Encouraged by this success, Heath and Abecassis evolved a modified version of the HW-Alta design for the 1950 season as the nucleus of a three car team. The offer of an entry at Le Mans encouraged the adoption of the dual-purpose design (a rear-engined F2 car had been contemplated), but when it was discovered that only prize-money was on offer, the Sarthe entry was dropped and the cars ran as open-wheel single-seaters throughout 1950. Team drivers were to be Abecassis, Heath and Moss (Peter Clark, Nick Haines and Johnnie Claes were to have been second drivers at Le Mans). A prototype and four team cars were to have been built, the fourth to have been a spare. In the event, Heath, Alf Francis and their small team of Tom O’Hara and Rex Woodgate, with Jack Tolly as a part-time welder, built only four cars, including the prototype, though it seems that an additional chassis may have been laid down but not completed. They were given chassis and engine numbers FB IOI, 102, 103 and 104, FB being Geoffrey Taylor’s prefix for Formula B Alta engines, FB the forerunner of F2. The first three numbers related to the cars intended for the team and, perversely, the prototype seems to have been given the last number. Presumably it was built without a number and given 104 for carnet purposes after the others had been allocated. It had been intended to sell the prototype to Baring, a locally based privateer. In fact Baring bought the brand-new 103 and the prototype was taken on to the team strength with 101 and 102. These new machines from HW Motors were given the name “HWM”.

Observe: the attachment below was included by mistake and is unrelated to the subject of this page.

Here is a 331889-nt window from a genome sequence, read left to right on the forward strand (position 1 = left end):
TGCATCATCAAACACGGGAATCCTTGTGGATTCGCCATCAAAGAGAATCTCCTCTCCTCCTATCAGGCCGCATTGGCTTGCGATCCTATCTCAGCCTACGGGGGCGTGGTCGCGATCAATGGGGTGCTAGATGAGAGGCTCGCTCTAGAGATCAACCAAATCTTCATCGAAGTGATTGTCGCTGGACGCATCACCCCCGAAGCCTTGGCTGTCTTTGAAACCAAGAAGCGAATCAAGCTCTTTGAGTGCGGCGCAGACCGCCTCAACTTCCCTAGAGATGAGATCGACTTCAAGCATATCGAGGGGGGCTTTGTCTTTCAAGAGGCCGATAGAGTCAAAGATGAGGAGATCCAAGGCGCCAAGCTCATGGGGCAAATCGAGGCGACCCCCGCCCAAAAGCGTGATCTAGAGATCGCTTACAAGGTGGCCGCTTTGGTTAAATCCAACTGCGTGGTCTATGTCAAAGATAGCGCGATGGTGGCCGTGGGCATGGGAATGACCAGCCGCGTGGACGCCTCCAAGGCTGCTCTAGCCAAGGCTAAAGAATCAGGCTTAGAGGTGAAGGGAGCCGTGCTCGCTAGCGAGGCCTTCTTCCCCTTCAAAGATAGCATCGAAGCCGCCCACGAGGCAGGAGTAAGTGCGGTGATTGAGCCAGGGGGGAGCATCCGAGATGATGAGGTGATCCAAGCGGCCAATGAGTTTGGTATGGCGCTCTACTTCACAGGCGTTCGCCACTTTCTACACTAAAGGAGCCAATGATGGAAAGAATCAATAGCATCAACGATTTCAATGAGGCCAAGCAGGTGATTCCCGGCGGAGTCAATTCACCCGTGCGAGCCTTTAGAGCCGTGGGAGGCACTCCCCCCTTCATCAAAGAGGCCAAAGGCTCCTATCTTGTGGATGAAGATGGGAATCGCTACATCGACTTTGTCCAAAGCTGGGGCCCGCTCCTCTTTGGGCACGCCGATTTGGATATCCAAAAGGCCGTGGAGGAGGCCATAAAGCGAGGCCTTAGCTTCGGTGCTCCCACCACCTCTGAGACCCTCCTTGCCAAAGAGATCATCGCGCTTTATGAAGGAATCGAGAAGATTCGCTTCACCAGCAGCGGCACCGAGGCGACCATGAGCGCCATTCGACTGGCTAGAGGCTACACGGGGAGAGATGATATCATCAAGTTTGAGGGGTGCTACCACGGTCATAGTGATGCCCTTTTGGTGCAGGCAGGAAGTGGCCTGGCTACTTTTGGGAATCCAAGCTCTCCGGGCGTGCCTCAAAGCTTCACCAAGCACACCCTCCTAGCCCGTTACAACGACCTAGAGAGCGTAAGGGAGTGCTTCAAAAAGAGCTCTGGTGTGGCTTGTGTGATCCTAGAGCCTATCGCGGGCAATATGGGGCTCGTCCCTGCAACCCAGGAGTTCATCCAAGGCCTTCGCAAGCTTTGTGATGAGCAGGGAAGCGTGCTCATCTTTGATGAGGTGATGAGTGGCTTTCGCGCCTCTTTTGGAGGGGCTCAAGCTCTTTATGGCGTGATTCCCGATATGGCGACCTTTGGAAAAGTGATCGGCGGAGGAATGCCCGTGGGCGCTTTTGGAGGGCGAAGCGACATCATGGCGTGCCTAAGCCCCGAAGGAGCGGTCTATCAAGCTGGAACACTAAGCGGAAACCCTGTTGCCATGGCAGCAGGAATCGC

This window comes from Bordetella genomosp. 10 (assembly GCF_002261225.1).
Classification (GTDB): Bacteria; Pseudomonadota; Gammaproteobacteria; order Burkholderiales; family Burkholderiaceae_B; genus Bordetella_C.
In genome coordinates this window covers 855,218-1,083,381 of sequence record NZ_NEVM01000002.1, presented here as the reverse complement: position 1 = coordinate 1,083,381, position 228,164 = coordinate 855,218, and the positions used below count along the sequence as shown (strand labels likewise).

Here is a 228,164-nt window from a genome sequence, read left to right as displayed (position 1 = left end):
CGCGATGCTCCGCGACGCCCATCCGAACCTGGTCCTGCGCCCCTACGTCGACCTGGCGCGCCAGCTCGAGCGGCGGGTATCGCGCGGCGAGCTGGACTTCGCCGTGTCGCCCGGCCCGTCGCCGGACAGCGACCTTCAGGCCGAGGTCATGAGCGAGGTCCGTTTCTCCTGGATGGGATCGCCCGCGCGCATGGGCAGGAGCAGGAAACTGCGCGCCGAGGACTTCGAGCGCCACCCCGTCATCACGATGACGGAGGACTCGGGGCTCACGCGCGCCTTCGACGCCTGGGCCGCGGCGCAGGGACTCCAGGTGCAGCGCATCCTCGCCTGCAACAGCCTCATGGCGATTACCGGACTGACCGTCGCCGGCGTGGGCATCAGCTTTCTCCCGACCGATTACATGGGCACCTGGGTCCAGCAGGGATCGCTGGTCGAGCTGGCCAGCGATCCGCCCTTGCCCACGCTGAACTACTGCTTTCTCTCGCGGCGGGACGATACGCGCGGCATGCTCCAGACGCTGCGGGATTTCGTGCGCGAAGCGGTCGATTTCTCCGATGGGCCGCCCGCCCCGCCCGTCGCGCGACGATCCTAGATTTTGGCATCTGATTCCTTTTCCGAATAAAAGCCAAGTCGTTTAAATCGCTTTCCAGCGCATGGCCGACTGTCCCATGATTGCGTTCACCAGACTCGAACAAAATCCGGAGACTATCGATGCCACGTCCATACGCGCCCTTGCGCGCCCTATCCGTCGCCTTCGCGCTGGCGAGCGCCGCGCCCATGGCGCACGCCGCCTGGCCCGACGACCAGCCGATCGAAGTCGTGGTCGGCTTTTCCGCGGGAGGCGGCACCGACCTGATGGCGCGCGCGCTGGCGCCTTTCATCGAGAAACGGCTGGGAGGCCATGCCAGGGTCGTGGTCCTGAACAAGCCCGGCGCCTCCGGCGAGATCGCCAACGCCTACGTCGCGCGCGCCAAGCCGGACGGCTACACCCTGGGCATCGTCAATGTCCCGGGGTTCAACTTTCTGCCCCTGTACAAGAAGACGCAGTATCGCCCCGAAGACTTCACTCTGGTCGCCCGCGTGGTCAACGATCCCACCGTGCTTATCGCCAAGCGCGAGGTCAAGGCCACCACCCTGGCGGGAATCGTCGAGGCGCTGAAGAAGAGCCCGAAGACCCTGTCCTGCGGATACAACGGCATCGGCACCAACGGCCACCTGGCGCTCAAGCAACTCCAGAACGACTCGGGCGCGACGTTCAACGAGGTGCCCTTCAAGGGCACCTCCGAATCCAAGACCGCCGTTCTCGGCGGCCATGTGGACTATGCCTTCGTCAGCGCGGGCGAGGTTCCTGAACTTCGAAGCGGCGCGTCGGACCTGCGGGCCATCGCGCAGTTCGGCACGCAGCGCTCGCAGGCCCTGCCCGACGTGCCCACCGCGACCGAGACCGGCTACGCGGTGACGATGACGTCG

With confidence high and a great design, they famously gave breaks to young drivers of potential with the late Sir Stirling Moss being effectively offered his first works drive debuting at Goodwood at the Easter Meeting in April finishing 2nd in the Easter Handicap.